“Maybe the point is to remind us there are two sides to everything. It makes us more appreciative of the loving part, you know, knowing at any moment, it could all end.”

Most of all, I think the elements that really sealed my connection to this book were the hard topics of this book. We see a lot of themes of grief and how no person in the same with grief. More specifically with Megan’s father, how you can love someone so much that it breaks you, how nothing including you will ever be the same, and how difficult it is to emerge from that grief, that depression and right the wrongs that have taken place during that time of being a shell of who you once were. On the opposite spectrum, we see how Megan fortifies herself because she’s never been given the opportunity to grieve, to feel the full weight of the loss of her mother and instead had to grow up far too quickly than she should have because no one was looking out for her. I think the author did a really fantastic job at writing the grief in a realistic way that allows others to feel a connection to the characters.

I want to take a moment to address the other hard topic in this book. Though this is for the last 75% of the book and I think this will make a lot of readers turn away from this book, I still wanted to talk about it. There’s a whole discussion happening about mental health and the stigma that surrounds mental health, and not just mental health, but we see a small piece where it’s addressed of how there’s still a strong societal stigma surrounding those who end up institutionalized for mental health. And I wish, oh how I wish, this was addressed more openly, in literature and otherwise. How as a society we have the preconceived notion that we can never speak openly about this, that it’s something to be ashamed of, and how if someone does speak up about their experience they’re instantly labeled as someone to avoid, that they’re “unstable” or “crazy”, or they’re dangerous instead of treating them like human beings who are ill, who are facing challenges and hardships with their mental health, and how they chose to be brave to speak up of needing help and their experience.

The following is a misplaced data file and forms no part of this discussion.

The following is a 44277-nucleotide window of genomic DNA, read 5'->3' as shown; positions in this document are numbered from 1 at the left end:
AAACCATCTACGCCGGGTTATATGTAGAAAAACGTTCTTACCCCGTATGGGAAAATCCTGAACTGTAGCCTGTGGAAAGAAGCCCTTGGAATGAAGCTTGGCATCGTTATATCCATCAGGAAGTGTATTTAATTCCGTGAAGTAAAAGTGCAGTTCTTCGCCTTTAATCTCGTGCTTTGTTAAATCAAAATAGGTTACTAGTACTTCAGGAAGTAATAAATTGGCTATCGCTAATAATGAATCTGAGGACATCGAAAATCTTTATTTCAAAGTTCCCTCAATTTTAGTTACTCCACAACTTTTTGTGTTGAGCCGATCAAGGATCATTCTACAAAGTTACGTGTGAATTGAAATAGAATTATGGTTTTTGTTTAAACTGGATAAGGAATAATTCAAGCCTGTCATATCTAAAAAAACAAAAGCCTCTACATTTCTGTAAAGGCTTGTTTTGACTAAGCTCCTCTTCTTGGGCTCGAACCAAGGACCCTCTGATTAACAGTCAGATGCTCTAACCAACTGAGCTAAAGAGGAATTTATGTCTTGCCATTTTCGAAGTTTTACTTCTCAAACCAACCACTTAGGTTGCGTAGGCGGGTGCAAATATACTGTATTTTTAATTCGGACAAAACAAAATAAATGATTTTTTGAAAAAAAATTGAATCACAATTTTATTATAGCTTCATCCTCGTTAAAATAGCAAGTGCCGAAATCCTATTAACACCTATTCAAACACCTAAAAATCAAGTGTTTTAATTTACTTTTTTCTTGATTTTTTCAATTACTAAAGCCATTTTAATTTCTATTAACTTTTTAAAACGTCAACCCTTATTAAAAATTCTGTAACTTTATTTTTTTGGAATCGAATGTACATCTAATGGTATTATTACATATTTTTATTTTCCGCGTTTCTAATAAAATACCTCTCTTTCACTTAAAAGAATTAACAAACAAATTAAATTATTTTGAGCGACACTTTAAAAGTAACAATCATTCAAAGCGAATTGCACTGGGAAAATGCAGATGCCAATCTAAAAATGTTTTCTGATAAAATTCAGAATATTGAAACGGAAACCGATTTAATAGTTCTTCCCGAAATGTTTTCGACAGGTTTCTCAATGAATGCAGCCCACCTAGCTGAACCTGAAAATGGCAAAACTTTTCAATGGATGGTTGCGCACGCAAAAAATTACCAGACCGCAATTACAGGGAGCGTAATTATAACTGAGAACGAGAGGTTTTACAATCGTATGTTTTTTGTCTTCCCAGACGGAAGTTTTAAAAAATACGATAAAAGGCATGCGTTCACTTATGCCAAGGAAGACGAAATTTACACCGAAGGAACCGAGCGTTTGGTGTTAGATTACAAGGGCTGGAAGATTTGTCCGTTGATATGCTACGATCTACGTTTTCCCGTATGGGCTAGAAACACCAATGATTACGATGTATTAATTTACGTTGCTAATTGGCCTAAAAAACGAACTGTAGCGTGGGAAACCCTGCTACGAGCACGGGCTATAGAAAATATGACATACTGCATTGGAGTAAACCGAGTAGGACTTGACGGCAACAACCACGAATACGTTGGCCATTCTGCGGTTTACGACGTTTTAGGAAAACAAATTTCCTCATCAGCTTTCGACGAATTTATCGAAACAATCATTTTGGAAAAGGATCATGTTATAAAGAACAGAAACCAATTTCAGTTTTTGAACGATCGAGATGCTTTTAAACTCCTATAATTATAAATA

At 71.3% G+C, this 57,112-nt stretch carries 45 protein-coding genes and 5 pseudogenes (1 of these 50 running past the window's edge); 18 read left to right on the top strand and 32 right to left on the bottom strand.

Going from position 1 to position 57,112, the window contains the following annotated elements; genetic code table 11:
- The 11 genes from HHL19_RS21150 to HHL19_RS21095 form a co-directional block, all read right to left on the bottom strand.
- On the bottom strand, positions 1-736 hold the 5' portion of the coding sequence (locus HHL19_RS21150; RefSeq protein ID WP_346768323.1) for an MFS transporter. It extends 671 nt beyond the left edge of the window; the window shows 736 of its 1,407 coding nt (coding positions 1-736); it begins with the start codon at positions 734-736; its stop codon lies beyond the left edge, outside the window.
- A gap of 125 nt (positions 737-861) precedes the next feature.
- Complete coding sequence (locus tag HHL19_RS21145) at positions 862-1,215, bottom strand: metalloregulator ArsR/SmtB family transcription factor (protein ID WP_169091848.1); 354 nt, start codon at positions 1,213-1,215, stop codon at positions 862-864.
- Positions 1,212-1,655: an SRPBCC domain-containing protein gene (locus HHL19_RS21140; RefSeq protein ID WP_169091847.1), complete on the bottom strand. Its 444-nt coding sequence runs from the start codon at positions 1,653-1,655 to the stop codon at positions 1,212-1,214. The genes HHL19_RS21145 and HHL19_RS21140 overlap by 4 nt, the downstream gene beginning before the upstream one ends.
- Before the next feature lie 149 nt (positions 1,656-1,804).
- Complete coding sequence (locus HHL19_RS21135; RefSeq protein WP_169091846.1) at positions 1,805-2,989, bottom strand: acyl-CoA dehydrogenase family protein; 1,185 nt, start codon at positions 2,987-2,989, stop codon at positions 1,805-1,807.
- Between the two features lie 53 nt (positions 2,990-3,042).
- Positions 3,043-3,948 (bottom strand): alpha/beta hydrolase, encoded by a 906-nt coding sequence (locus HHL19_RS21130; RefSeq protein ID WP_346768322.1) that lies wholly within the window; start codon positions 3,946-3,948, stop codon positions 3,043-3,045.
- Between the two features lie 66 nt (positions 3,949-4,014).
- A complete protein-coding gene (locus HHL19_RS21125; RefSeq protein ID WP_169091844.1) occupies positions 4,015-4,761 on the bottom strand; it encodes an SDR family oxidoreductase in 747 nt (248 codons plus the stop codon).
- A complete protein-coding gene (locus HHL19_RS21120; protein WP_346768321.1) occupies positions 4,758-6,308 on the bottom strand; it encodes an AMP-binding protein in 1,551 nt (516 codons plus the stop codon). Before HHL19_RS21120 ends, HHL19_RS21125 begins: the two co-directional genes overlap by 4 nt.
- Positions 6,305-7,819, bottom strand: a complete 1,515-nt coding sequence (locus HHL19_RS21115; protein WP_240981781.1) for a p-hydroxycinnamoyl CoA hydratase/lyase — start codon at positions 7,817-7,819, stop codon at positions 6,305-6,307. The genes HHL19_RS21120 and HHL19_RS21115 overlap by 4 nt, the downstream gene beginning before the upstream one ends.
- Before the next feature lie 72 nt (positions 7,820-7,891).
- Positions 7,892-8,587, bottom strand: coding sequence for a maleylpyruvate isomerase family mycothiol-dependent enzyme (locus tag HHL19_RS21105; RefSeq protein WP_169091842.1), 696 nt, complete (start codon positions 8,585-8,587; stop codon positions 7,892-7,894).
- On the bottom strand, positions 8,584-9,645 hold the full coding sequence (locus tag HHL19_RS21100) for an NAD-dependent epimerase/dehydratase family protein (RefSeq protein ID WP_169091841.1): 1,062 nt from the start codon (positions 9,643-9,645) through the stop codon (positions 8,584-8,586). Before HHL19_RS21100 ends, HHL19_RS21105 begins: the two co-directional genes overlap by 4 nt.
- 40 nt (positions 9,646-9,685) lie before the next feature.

The only issue I really had with this book was the insta-love between Megan and Jay. A lot of this book is focused on Megan healing from the loss of her mother and her assisting Amadeo hitting his final three targets for his quota. There was never any time fully dedicated to Megan and Jay establishing chemistry between one another, there wasn’t dedicated time to truly see Jay’s character until the last 75% of the book, and Megan and Jay had barely any interactions with one another, as well. We get small little pockets, but for the most part they barely have anything to do with one another and the fact that this relationship was an inst-love with all of that preestablished just didn’t work for me. Honestly, I think I would have loved seeing Megan fall in love with a Cupid over the relationship between her and Jay.

Overall, I really did enjoy reading this book, but I definitely want to caution that this isn’t the book it’s advertised or the way a lot of readers label it as a rom-com or a fluffy romance. Honestly, I removed the romance tag for this book because I see this more as a contemporary story with romantic elements, but it’s a strong contemporary read with hard hitting topics laced throughout the entirety of this book. If you’re someone who’s not turned off by books with heavy topics or enjoy books with mythological elements then I think you’ll enjoy reading this book.

The quotes above were taken from an ARC and are subject to change upon publication.